Meru County has been thrown into an election mood more than a year before the next General Election as leaders position themselves for various seats.
Residents, in their hundreds, have been attending political rallies disguised as development meetings. National leaders have not been left behind with Deputy President William Ruto making forays in the area as the fight for control of local votes hots up.
Governor Peter Munya, who like Mr Ruto, is eyeing presidency in 2022 has, however told the DP to keep off the county and concentrate on his stronghold in Rift Valley.
Mr Munya and his former political ally Kiraitu Murungi have crossed swords with the latter taking to the social media to apologise for allegedly misleading the residents in 2013 polls into backing the Council of Governor’s chairman.
“Time has come for me to publicly apologise to you all for the mistake I made in 2013,” Mr Murungi said. “It has only been three years and the governor and his team are becoming good at looting public funds.”
Mr Murungi said he is ready to take over the county’s leadership to steer it to greater heights of development.
But Mr Munya hit back saying Mr Murungi’s apology and regrets were based on “distorted reasoning”.
He disputed Mr Murungi’s claims that there was looting of funds by county government officials and accused the senator of losing touch with reality.
“Being a lawyer, Mr Murungi knows there exists the Penal Code, the Ethics and Anti-Corruption Act and other laws that address the issues he is complaining about,” Mr Munya said.
Mr Munya says Mr Murungi should retire from politics and accuses him of discriminating parts of the county in development when he called shots in government and having been mentioned in a number of major scandals.
Apart from bare-knuckle fight on social media, Mr Murungi, Mr Munya and their supporters have also lined up a series of meetings in Meru’s nine sub-counties to popularize their gubernatorial bids.
While Mr Murungi enjoys support of a majority of Meru MPs, only Tigania West’s David Karithi has rallied behind Mr Munya. Imenti Central’s Mwiti Irea is against the balkanisation of the county to win votes and is in neither of the two camps.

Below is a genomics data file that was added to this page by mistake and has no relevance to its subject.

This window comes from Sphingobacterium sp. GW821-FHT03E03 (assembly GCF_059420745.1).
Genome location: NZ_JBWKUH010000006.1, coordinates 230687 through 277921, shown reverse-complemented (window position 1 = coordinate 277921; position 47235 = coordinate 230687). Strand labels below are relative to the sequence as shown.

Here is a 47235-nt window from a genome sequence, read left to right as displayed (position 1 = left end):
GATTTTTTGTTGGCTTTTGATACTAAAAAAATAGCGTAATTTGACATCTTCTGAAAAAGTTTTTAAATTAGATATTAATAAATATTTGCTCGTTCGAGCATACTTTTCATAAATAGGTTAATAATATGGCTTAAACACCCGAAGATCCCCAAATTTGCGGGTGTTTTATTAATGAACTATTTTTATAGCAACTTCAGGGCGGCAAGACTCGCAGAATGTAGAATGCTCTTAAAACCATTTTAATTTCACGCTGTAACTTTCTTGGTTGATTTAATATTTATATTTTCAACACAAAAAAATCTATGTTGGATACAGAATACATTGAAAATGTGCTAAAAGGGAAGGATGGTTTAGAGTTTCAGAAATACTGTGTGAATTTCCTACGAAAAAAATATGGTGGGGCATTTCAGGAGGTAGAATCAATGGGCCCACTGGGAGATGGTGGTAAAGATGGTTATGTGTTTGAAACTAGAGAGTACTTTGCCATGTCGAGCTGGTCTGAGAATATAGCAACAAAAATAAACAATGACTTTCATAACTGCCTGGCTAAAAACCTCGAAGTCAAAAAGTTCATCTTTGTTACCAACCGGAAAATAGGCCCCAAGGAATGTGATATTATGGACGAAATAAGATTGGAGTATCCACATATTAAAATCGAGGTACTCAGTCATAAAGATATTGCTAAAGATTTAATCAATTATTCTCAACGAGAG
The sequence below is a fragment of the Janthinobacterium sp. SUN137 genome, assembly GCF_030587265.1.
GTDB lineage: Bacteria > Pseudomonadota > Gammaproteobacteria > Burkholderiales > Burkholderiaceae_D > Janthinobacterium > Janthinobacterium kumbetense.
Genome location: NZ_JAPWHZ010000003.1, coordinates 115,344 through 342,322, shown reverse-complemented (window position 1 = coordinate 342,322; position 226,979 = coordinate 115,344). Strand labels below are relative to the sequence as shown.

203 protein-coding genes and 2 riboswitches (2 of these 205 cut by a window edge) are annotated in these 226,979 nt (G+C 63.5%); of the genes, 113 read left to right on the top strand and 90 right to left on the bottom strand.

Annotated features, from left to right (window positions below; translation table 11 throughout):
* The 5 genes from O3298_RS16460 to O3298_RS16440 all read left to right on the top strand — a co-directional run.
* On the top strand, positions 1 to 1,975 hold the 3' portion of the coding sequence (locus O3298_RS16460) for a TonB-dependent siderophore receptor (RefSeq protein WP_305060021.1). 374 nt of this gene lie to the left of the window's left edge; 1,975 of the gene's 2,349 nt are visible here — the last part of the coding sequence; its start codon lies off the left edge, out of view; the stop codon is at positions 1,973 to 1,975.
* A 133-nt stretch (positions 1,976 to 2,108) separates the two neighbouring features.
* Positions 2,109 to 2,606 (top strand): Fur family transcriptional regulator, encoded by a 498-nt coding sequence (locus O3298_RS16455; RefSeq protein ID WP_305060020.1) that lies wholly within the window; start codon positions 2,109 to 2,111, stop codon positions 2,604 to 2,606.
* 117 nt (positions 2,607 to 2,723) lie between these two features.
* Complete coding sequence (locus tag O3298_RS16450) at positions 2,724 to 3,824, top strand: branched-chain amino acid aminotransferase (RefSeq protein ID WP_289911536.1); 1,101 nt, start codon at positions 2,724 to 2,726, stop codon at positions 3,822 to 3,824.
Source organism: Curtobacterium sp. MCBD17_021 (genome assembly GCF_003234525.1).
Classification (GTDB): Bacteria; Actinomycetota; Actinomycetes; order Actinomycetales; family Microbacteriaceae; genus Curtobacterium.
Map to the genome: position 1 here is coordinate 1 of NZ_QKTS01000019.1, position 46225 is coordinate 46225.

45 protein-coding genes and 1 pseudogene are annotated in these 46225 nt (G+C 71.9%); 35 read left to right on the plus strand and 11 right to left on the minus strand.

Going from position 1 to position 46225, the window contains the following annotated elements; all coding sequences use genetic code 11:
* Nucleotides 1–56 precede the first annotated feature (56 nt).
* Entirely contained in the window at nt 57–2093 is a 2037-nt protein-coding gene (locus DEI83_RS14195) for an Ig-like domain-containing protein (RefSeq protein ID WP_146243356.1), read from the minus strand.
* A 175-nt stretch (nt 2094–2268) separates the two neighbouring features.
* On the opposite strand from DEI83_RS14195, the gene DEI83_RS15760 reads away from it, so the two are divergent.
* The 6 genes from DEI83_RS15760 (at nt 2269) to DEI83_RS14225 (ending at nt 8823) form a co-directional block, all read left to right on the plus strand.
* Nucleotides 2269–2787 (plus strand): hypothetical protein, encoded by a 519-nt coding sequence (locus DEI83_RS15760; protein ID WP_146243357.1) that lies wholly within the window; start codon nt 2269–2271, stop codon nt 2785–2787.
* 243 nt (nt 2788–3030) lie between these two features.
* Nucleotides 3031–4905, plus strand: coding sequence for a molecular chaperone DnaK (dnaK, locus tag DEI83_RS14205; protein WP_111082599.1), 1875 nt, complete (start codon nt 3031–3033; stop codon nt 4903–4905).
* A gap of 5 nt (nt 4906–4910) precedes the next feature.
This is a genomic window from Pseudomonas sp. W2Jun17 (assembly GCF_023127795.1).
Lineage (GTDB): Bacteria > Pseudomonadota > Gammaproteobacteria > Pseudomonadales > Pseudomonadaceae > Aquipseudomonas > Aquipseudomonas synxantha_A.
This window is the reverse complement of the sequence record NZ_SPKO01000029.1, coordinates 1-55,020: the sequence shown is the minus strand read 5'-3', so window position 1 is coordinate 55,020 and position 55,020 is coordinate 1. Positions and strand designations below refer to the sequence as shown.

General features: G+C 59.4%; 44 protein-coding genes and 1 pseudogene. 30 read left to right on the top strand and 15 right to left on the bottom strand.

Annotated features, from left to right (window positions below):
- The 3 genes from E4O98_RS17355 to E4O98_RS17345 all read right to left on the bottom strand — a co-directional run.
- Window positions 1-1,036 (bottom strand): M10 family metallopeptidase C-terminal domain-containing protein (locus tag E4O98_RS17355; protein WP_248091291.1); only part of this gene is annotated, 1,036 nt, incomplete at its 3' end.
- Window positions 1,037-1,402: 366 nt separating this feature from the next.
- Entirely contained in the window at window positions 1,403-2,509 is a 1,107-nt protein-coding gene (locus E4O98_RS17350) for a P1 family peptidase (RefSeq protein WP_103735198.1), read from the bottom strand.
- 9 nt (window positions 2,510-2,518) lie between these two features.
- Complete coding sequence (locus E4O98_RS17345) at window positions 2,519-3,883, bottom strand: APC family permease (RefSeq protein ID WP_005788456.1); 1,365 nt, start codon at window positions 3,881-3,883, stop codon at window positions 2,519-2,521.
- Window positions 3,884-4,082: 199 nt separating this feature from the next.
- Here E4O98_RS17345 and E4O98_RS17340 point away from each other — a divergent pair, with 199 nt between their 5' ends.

Mr Murungi’s team has drawn a line-up which was launched in Maua Town last month to help him battle it out with Mr Munya for the county’s top job. Igembe South MP Mithika Linturi will try his luck in the Senatorial race while Woman Representative Florence Kajuju is to seek re-election in Mr Murungi’s camp christened KIKALI (Kiraitu, Kajuju and Linturi).
MPs Kubai Kiringo (Igembe Central), Kathuri Murungi (Imenti South), Mr Mpuru Aburi (Tigania East), Kinoti Gatobu (Buuri) and Rahim Dawood (North Imenti) have also shown support for Mr Murungi.
Although Mr Munya is yet to unveil his line-up as he believes about 70 per cent of MPs are usually not re-elected, a number of county executives have positioned themselves for various posts in his wing.
Security analyst Mwenda Mbijiwe is also in the race to be Meru governor and has already launched intense battle for the seat. A number of leaders are also eyeing various seats in Mr Mbijiwe’s camp.
Also in the race for the governor’s seat is presidential advisor Kilemi Mwiria who gave Mr Munya a run for his money in the 2013 polls.
Nairobi lawyer Mugambi Imanyara has also announced his bid for the Meru senatorial seat and has asked Mr Murungi to hang his gloves for having admitted misleading locals to vote for Mr Munya in 2013.
The massive, expensive and risky early investment of resources in search for support that has seen leaders criss-cross the county has placed it in early campaign mood and heightened tensions and divisions among sub-tribes.
The campaigns will heighten as the clock ticks towards the August 2017 polls as the teams plan to outdo each other in marshalling support.